U.S. Bishops’ Chairman for Domestic Justice and Human Development Urges Care for the Poor and Vulnerable in Further Consideration of COVID-19 Relief Legislation
Archbishop Paul S. Coakley of Oklahoma City, chairman of the U.S. Conference of Catholic Bishops’ (USCCB) Committee on Domestic Justice and Human Development, released a statement urging lawmakers to remember the needs of the poor and vulnerable as they consider additional relief packages related to the COVID-19 crisis.
WASHINGTON - Archbishop Paul S. Coakley of Oklahoma City, chairman of the U.S. Conference of Catholic Bishops’ (USCCB) Committee on Domestic Justice and Human Development, released a statement urging lawmakers to remember the needs of the poor and vulnerable as they consider additional relief packages related to the COVID-19 crisis. This follows the statements of Archbishop Coakley on March 12 and March 28 on the previous legislation providing emergency relief to those suffering from the impact of the coronavirus.
Archbishop Coakley’s full statement follows:
“In the readings last Sunday, we heard from St. Peter, ‘Always be ready to give an explanation to anyone who asks you for a reason for your hope...’ (1 Pt. 3:15). On Easter Sunday, Pope Francis prayed for the gift of hope while powerfully illuminating the concerns of the Church during the pandemic:
‘This is not a time for indifference, because the whole world is suffering and needs to be united in facing the pandemic. May the risen Jesus grant hope to all the poor, to those living on the peripheries, to refugees and the homeless. May these, the most vulnerable of our brothers and sisters living in the cities and peripheries of every part of the world, not be abandoned. Let us ensure that they do not lack basic necessities...’
“As Congress turns once more to considering additional relief related to the COVID-19 pandemic, the focus should be on those most in need—the poor, the vulnerable, and people on the margins—to offer them some hope and assistance in desperate circumstances. Since early April, some of my brother bishops and I have sent five letters to express this touchstone principle to Congress and its various committees, in contexts ranging from food security, housing, access to affordable health care, protections for the unborn, addressing racial and ethnic disparities in health outcomes, assistance for the poor and unemployed, care for migrants and refugees, safety for detainees and the incarcerated, education, international assistance and debt relief, and help for charities serving vulnerable populations.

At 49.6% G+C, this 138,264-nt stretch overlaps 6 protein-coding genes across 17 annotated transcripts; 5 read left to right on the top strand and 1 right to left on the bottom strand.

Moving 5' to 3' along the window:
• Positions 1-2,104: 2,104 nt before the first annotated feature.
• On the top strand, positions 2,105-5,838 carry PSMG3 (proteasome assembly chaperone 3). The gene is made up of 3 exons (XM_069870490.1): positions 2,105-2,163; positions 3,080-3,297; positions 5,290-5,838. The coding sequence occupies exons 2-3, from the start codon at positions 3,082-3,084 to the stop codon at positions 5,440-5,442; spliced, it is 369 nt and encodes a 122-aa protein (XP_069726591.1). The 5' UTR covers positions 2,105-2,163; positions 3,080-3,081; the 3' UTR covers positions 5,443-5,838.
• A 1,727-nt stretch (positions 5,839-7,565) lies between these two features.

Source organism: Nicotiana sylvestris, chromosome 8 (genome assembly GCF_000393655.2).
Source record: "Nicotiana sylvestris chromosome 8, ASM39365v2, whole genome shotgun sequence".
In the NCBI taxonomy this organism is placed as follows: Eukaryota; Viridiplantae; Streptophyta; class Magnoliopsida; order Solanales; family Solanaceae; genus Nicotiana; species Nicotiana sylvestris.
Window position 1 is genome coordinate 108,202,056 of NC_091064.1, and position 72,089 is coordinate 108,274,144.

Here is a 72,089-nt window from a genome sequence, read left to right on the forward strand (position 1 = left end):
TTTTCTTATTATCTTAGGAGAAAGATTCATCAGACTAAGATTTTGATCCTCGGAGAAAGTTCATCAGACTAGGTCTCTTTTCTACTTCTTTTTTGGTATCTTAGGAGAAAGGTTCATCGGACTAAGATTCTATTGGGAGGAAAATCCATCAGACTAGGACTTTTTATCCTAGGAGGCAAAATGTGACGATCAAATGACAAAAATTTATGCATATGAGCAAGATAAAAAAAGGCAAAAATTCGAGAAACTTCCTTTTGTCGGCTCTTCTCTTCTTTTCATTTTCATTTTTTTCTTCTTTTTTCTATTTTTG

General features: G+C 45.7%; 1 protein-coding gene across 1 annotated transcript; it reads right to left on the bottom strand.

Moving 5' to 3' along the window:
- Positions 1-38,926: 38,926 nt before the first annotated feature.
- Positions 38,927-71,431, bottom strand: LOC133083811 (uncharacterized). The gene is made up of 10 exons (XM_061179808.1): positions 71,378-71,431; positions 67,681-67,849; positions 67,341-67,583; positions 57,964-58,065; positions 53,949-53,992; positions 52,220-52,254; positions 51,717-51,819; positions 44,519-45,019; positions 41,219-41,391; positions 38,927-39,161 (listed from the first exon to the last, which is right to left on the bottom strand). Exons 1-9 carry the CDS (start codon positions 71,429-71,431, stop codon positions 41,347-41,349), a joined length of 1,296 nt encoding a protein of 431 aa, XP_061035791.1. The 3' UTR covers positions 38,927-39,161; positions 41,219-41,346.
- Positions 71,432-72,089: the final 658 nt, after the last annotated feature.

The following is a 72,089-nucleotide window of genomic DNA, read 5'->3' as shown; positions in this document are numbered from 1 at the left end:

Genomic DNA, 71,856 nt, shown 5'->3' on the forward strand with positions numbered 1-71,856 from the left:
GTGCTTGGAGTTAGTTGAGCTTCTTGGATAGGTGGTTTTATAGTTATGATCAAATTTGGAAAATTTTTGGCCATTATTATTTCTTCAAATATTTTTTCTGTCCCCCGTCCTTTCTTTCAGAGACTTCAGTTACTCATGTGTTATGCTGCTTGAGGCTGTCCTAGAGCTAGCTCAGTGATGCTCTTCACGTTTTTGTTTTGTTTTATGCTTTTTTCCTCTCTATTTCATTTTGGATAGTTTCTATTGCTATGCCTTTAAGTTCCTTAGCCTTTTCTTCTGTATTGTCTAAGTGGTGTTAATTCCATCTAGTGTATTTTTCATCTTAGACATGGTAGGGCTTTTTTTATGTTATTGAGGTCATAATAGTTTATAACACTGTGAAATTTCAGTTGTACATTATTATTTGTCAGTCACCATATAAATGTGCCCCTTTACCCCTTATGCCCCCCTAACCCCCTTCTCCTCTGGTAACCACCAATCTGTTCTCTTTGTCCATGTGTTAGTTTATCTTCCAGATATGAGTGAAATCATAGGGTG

“Additional needs have emerged such as sufficient protective equipment for all essential workers, protection of familial well-being and integrity, additional research on the link between air pollution and coronavirus health outcomes, and the need to address disruptions to the food supply chain and its impact on farmers and farmworkers, food waste and public health. We welcome the Vatican’s new commission on COVID-19, and will continue our advocacy in the same mode as this critical work for the common good continues.
“In this time of trial, it is important to remember ‘the reason for our hope.’ On the Feast of the Ascension this week, we hear the resurrected Lord tell his disciples, ‘And behold, I am with you always’ (Mt. 28:20). Let us proceed in this hope, asking the Lord for wisdom on how best to respond, drawing close to our brothers and sisters in need, and finding our peace in the Lord’s promise to be with us ‘until the end of the age.’”
The recent letters of USCCB chairmen to Congress on its COVID-19 response can be found at the following links:
1. April 9, 2020, letter to Senate and House Committees on Appropriations
2. April 9, 2020, letter to Senate and House Committees on the Judiciary
3. April 9, 2020, letter to Senate Committee on Health, Education, Labor, and Pensions and House Committee on Education and Labor
4. April 9, 2020, letter to Senate Committee on Finance, House Committee on Ways and Means, and House Committee on Energy and Commerce
5. May 7, 2020, letter to all members of Congress on moral framework for health care